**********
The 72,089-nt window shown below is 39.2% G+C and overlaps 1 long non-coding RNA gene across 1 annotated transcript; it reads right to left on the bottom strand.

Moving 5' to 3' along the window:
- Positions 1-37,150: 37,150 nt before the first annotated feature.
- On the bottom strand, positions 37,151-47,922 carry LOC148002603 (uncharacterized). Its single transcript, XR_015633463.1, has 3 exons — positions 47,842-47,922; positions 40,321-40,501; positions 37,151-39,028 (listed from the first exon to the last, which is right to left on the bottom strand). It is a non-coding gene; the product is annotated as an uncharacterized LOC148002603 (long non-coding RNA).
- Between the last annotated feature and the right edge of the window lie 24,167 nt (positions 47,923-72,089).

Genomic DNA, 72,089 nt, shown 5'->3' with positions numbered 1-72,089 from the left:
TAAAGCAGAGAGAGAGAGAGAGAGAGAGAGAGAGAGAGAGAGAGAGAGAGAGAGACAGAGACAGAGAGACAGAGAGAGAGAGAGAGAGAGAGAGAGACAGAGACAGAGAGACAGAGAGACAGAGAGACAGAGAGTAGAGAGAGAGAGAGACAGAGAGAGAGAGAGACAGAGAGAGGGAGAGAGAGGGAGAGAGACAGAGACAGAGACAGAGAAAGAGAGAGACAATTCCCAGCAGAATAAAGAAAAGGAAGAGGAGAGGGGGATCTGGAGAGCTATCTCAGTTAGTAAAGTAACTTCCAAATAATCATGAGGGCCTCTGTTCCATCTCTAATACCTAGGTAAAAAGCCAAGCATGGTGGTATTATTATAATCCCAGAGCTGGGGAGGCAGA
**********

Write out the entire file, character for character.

The 72,089-nt window shown below is 39.2% G+C and overlaps 1 long non-coding RNA gene across 1 annotated transcript; it reads right to left on the bottom strand.

Moving 5' to 3' along the window:
- Positions 1-37,150: 37,150 nt before the first annotated feature.
- On the bottom strand, positions 37,151-47,922 carry LOC148002603 (uncharacterized). Its single transcript, XR_015633463.1, has 3 exons — positions 47,842-47,922; positions 40,321-40,501; positions 37,151-39,028 (listed from the first exon to the last, which is right to left on the bottom strand). It is a non-coding gene; the product is annotated as an uncharacterized LOC148002603 (long non-coding RNA).
- Between the last annotated feature and the right edge of the window lie 24,167 nt (positions 47,923-72,089).

Genomic DNA, 72,089 nt, shown 5'->3' with positions numbered 1-72,089 from the left:
TAAAGCAGAGAGAGAGAGAGAGAGAGAGAGAGAGAGAGAGAGAGAGAGAGAGAGACAGAGACAGAGAGACAGAGAGAGAGAGAGAGAGAGAGAGAGACAGAGACAGAGAGACAGAGAGACAGAGAGACAGAGAGTAGAGAGAGAGAGAGACAGAGAGAGAGAGAGACAGAGAGAGGGAGAGAGAGGGAGAGAGACAGAGACAGAGACAGAGAAAGAGAGAGACAATTCCCAGCAGAATAAAGAAAAGGAAGAGGAGAGGGGGATCTGGAGAGCTATCTCAGTTAGTAAAGTAACTTCCAAATAATCATGAGGGCCTCTGTTCCATCTCTAATACCTAGGTAAAAAGCCAAGCATGGTGGTATTATTATAATCCCAGAGCTGGGGAGGCAGA